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  1. #1
    SchwinnParamount's Avatar
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    Mentor a newbie today!

    Maybe it is time we gave back to the community. We've spent all of these years learning about our craft. We could pass it along to our kids... assuming they want it. But what happens when your children don't want to learn the craft of photography?

    This is the case with me. To create a little positive karma, I've found a film newbie (heavy into digital) who is EXCITED about learning film. I've opened my darkroom to him to use for all things film. In addition, I've committed to spend whatever time he wants to transfer the knowledge. Last night, I spent 2 hours teaching him to load his new 100' roll of Tri-X into cannisters, loading his camera, learning how to use the shutter-priority AE-1 system, load exposed film into a stainless steel dev tank, and developing a roll.

    I gained nothing but the satisfaction of planting another seed. This kid may wind up being a faithful Kodak consumer, and another reason for the Great Yellow Father to keep making film.

    Does anyone else have a story like this? If not, would you be willing to take on a mentor's role for a kid in your social circle? I'd love to hear about it.

  2. #2

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    Closest thing I have is the story of me taking a film photo class in school and being (unfortunately) the only one who did anything. The only time I wasn't developing film in that class or making prints in the darkroom was, ironically, the days on which projects were due. This occurred because while I was carefully selecting my next negative from dozens of rolls of film, the rest of my classmates were rushing into the darkroom. We ran out of enlargers. When I started doing medium format, however, I got to use the only enlarger that would take the negatives (an omega D2, as opposed to the tiny beselers I'd been using before), and I could do just about whatever I wanted whenever I wanted.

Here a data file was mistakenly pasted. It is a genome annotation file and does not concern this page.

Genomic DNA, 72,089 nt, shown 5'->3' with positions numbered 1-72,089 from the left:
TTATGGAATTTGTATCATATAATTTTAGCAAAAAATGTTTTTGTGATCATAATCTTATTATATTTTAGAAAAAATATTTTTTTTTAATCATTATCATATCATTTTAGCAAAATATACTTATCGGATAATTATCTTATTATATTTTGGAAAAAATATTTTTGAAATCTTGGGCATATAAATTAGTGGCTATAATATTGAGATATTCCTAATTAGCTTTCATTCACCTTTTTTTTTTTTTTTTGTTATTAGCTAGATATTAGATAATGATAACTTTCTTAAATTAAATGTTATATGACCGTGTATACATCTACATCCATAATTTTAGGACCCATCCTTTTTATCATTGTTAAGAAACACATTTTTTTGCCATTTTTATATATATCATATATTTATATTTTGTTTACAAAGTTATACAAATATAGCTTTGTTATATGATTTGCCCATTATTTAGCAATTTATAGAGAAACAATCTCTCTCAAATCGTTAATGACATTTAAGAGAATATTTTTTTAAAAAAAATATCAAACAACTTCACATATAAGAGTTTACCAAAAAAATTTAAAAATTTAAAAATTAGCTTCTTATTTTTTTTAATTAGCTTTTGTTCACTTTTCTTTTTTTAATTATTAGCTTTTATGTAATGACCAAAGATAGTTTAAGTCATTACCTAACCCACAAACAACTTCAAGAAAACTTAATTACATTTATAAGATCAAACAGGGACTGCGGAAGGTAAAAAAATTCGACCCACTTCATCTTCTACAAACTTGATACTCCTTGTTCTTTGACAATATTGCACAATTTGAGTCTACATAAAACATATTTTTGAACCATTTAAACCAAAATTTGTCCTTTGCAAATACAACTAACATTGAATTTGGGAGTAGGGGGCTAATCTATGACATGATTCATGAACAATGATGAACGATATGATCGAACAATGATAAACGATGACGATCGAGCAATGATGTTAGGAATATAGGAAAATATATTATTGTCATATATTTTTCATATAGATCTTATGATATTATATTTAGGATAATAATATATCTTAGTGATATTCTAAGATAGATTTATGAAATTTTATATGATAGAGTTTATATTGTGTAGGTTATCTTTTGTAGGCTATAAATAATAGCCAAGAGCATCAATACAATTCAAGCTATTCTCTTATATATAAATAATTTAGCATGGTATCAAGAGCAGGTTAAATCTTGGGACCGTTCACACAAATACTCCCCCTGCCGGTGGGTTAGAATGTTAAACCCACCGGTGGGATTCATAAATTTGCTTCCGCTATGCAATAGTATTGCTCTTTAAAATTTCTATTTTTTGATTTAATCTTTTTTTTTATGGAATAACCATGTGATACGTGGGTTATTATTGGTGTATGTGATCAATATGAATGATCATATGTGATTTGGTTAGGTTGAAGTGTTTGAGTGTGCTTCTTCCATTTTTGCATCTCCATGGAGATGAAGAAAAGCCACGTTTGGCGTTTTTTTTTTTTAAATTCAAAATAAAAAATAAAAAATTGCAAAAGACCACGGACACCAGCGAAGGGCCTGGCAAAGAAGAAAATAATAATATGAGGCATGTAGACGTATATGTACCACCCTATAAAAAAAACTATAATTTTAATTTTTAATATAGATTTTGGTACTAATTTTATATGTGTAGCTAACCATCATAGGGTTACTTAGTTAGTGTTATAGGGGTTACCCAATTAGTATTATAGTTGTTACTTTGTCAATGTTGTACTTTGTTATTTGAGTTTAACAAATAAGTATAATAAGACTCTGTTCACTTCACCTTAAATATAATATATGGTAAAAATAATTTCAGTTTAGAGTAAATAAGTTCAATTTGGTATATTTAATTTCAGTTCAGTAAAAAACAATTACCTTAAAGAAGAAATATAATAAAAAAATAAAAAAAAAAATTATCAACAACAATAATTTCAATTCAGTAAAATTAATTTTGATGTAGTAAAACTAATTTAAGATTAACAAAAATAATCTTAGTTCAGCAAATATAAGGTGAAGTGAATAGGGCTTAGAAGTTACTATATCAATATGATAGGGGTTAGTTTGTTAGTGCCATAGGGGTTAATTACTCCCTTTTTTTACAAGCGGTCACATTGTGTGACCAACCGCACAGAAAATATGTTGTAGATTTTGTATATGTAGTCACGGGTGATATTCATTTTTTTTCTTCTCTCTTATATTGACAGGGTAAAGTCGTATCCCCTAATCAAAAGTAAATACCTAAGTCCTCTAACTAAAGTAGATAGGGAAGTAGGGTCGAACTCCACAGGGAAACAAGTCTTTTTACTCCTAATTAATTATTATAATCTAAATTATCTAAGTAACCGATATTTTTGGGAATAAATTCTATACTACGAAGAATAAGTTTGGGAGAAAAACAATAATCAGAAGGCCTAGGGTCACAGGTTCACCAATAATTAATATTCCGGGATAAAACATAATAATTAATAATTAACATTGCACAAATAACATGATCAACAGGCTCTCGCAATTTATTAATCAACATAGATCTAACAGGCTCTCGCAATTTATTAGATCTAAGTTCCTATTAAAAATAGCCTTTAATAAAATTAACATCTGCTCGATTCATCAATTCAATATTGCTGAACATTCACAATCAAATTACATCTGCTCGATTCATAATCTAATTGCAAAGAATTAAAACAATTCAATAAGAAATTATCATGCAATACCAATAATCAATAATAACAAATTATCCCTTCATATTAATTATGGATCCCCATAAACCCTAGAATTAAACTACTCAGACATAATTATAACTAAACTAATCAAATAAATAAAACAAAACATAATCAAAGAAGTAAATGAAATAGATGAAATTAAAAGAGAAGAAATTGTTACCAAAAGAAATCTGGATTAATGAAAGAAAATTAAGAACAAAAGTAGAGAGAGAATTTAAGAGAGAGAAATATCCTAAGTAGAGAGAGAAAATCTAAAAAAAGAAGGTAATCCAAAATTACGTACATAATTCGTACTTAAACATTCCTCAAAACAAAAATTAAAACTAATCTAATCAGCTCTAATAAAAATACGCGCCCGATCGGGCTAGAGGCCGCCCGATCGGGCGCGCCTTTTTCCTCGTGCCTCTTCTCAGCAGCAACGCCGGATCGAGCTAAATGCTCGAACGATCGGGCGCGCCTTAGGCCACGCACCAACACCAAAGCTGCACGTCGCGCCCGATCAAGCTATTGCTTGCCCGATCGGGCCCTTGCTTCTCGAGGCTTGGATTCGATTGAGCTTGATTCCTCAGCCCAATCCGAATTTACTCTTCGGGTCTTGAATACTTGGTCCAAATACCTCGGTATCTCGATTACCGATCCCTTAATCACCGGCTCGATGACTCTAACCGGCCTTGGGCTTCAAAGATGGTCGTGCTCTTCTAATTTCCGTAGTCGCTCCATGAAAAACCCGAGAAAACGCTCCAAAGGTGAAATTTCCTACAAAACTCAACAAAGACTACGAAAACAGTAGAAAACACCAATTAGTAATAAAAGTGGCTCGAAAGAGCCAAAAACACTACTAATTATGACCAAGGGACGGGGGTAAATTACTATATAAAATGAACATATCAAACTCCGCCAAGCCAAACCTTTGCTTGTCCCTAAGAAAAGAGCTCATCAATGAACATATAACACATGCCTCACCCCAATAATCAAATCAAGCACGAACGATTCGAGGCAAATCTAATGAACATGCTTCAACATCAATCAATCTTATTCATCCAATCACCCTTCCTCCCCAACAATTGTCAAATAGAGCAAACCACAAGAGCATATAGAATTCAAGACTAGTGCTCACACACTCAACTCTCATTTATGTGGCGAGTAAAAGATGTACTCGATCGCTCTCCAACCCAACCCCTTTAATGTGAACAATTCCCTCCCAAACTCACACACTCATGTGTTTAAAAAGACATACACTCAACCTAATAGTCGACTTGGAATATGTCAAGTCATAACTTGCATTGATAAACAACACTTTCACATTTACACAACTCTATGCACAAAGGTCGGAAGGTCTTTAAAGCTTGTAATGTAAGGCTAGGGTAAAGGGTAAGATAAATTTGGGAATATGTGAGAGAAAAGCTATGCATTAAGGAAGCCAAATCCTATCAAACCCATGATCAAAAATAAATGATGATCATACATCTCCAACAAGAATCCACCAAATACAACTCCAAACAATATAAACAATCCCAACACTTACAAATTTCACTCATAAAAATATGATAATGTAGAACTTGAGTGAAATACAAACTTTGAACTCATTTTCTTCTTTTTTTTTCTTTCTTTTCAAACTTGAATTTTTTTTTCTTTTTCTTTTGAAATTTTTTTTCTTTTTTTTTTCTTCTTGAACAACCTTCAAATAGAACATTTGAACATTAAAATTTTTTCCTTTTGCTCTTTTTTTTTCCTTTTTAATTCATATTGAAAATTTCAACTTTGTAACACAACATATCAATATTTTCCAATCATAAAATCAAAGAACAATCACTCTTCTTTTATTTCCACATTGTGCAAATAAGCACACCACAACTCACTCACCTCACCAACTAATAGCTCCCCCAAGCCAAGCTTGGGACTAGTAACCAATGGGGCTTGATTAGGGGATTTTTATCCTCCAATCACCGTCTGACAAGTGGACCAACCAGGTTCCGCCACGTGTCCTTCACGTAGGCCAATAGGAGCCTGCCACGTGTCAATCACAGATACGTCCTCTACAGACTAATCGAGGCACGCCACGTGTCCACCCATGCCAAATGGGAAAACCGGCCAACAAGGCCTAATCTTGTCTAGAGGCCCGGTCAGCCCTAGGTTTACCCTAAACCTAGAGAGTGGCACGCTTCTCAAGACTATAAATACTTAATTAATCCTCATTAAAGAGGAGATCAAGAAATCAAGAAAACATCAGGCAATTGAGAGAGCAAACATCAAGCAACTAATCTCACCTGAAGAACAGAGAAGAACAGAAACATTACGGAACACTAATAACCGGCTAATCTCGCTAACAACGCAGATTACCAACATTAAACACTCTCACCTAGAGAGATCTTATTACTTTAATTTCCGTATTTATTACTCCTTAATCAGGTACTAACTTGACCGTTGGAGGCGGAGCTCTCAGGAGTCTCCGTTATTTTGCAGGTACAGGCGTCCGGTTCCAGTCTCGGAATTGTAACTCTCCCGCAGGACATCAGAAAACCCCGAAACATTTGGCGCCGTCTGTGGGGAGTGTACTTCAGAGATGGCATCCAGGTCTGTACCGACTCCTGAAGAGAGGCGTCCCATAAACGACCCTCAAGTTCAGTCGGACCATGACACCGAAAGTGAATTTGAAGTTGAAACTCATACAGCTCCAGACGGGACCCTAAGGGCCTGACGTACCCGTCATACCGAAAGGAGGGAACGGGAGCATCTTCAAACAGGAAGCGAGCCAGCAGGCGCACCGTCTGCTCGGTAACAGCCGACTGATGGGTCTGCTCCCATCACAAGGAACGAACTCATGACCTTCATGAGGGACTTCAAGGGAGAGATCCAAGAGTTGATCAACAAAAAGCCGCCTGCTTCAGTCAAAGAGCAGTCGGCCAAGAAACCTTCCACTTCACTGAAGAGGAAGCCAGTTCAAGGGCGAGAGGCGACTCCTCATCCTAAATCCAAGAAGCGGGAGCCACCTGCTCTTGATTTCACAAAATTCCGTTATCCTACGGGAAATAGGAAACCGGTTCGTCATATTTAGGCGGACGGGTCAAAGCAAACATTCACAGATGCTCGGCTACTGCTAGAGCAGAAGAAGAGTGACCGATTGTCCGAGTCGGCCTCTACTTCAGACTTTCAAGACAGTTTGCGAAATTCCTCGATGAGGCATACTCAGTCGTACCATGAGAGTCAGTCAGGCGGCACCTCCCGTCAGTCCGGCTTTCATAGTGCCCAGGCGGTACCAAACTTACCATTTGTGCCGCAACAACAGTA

For the most part, I wasn't mentored, however. The teacher I had is an incredible man as far as photography goes, but I'm the kind of person that likes to explore by myself.

  3. #3
    SchwinnParamount's Avatar
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    Quote Originally Posted by thisismyname09 View Post
    Closest thing I have is the story of me taking a film photo class in school and being (unfortunately) the only one who did anything. The only time I wasn't developing film in that class or making prints in the darkroom was, ironically, the days on which projects were due. This occurred because while I was carefully selecting my next negative from dozens of rolls of film, the rest of my classmates were rushing into the darkroom. We ran out of enlargers. When I started doing medium format, however, I got to use the only enlarger that would take the negatives (an omega D2, as opposed to the tiny beselers I'd been using before), and I could do just about whatever I wanted whenever I wanted.

    For the most part, I wasn't mentored, however. The teacher I had is an incredible man as far as photography goes, but I'm the kind of person that likes to explore by myself.
    Yeah, I learned the same way. I've spent the last 25 years exploring. There were times though, when I would have benefitted from a mentor. I've made mistakes that either I didn't know I was making or knew but took forever to correct. A mentor could have shown me the error and helped me find a solution.

    The local high school still had a film class as of 3 years ago. The teacher retired and they wouldn't replace him. I volunteered to come and teach the class for lunch money but the teacher's union wouldn't have it. Surely, I would have had a class full of kids who were mildly interested... but doubtless I'd have had at least one student like you. And that would have made it all worth my time.

  4. #4
    Leighgion's Avatar
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    I'd be completely willing to do such a thing within the limits of my capabilities, but I live in a very small community. There are no such interested younglings in evidence, and even in this tiny place I've lived for so many years, I'm not really the best one to ferret out such folk. Even in in the local camera club, where over 90% of the members are many years my senior, digital has ruled the day. There's maybe two others who regularly shoot film, and they're not very regular attendees. Somehow, as one of the youngest three regulars, I've become the aberration who still shoots film. Which is hilarious considering I've also a nicer digital rig than most of the club.